By Nancy Ranchel
My egg / yellow / closet room is finished — and there's no better feeling than a project completed! (Maybe if a remodeling project wrapped up while I was sunbathing and Idris Elba was massaging my feet...) In this thing called real life, however, finishing a project is pretty much the pinnacle of accomplishments.
Oregonians are pioneers. And our state's eclectic architectural style reflects an adventurous spirit, with everything from majestic Victorians to Craftsman Foursquares gracing our cities.
Tucked against a hillside in the Rogue Valley, a unique guesthouse inspires the kind of tranquil activities you might expect from a rural getaway — watching a deer bound over a nearby ridge, observing the sunset on vineyards from an outdoor hot tub, picking wild blackberries or listening to cows bay.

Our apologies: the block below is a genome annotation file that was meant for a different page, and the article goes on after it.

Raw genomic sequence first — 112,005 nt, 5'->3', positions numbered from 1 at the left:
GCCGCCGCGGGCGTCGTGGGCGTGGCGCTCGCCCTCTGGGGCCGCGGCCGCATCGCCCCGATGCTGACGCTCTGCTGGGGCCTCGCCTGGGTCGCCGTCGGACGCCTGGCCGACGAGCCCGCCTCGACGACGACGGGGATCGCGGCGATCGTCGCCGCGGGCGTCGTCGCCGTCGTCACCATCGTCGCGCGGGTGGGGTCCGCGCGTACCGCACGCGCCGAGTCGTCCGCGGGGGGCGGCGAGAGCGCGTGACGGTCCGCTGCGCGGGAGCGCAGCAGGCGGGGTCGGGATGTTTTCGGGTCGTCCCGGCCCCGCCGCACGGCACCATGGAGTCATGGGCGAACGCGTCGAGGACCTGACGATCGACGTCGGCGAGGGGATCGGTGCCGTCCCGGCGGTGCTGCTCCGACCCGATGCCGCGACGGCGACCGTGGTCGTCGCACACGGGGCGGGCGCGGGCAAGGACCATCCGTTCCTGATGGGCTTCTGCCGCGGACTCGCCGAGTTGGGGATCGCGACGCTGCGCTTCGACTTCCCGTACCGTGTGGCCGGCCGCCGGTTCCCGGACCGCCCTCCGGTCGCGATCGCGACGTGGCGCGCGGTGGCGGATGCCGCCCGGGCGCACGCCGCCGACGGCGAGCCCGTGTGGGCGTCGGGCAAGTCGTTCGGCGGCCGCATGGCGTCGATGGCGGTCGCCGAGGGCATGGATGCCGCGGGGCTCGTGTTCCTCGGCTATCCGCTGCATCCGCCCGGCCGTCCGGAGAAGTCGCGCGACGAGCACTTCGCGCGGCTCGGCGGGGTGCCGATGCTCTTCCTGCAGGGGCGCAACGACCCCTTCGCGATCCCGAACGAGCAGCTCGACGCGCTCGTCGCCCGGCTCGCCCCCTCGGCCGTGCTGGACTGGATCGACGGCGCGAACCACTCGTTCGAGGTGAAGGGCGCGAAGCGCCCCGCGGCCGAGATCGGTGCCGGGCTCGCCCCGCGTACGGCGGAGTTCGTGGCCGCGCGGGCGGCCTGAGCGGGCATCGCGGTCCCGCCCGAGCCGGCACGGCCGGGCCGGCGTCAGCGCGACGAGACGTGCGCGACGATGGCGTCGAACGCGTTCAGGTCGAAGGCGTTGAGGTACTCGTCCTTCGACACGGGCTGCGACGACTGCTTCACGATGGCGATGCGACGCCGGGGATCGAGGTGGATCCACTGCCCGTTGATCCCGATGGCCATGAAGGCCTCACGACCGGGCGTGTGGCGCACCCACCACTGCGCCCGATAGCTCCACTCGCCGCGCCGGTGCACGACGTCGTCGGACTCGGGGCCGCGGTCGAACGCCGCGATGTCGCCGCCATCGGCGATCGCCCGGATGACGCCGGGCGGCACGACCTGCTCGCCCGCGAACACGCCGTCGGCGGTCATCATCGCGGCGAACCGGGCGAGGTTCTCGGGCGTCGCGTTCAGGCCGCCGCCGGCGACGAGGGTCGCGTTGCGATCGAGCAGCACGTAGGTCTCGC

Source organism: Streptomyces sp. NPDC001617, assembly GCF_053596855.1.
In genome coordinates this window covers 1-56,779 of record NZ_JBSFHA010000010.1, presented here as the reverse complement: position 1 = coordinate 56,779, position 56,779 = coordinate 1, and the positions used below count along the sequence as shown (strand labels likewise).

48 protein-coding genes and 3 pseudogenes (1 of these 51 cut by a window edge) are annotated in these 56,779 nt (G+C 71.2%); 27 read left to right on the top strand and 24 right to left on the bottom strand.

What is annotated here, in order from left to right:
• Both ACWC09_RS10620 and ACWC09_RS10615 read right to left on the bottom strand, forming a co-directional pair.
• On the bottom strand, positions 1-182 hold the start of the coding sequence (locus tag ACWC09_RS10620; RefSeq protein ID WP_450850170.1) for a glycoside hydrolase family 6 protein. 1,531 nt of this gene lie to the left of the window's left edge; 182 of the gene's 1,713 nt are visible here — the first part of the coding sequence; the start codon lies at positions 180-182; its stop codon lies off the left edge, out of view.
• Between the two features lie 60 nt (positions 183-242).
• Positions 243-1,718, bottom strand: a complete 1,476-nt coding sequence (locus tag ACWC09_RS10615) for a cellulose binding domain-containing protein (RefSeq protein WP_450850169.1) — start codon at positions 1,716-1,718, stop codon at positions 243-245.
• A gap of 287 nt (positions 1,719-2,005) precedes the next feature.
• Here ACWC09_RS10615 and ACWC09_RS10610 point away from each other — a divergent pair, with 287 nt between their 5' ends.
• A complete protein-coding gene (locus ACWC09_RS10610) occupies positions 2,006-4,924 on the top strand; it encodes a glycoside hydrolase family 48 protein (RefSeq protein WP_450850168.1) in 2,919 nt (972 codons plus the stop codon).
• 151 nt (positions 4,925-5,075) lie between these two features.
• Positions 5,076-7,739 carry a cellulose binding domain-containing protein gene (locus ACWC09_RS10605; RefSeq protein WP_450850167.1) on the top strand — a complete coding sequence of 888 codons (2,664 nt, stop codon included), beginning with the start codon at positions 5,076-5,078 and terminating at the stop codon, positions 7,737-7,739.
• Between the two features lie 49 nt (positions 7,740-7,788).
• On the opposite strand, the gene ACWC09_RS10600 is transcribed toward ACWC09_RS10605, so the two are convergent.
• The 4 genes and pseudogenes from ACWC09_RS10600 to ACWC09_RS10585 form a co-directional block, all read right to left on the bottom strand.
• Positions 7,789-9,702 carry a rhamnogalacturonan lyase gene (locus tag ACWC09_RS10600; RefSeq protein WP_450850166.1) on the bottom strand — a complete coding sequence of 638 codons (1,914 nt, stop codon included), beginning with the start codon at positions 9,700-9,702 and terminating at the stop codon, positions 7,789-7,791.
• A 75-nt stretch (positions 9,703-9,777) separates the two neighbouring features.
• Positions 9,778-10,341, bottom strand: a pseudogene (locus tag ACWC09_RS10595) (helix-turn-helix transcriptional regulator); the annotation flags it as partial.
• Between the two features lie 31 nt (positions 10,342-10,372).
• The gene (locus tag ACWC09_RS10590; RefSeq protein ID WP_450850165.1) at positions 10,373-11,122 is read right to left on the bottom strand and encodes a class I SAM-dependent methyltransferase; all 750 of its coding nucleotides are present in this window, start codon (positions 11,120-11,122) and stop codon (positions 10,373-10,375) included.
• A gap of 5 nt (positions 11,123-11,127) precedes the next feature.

The kitchen is the hub of a home. It's where our mornings begin and our workdays end. It's where we cook, eat and spend time with our families over dinner. But a kitchen is much more than just a place to prepare a meal; it's the social pulse of a household.
When is it time to bring in professional designers? The Prewetts, who own a cozy home in Southwest Portland, were not initially convinced they should take such action when tasked with remodeling their living and dining rooms. But after considering taking on the project themselves, they quickly realized they could use professional help.
When Beverly Vogt moved into her 50s Ranch home in the southwest Portland Raleigh Hills neighbor- hood in 1972, she wanted to renovate the original galley kitchen that featured fluorescent tube lights and darkly stained, plywood cabinets, as soon as possible. Still, for well over the next three decades, Vogt cooked in the dim, cramped space.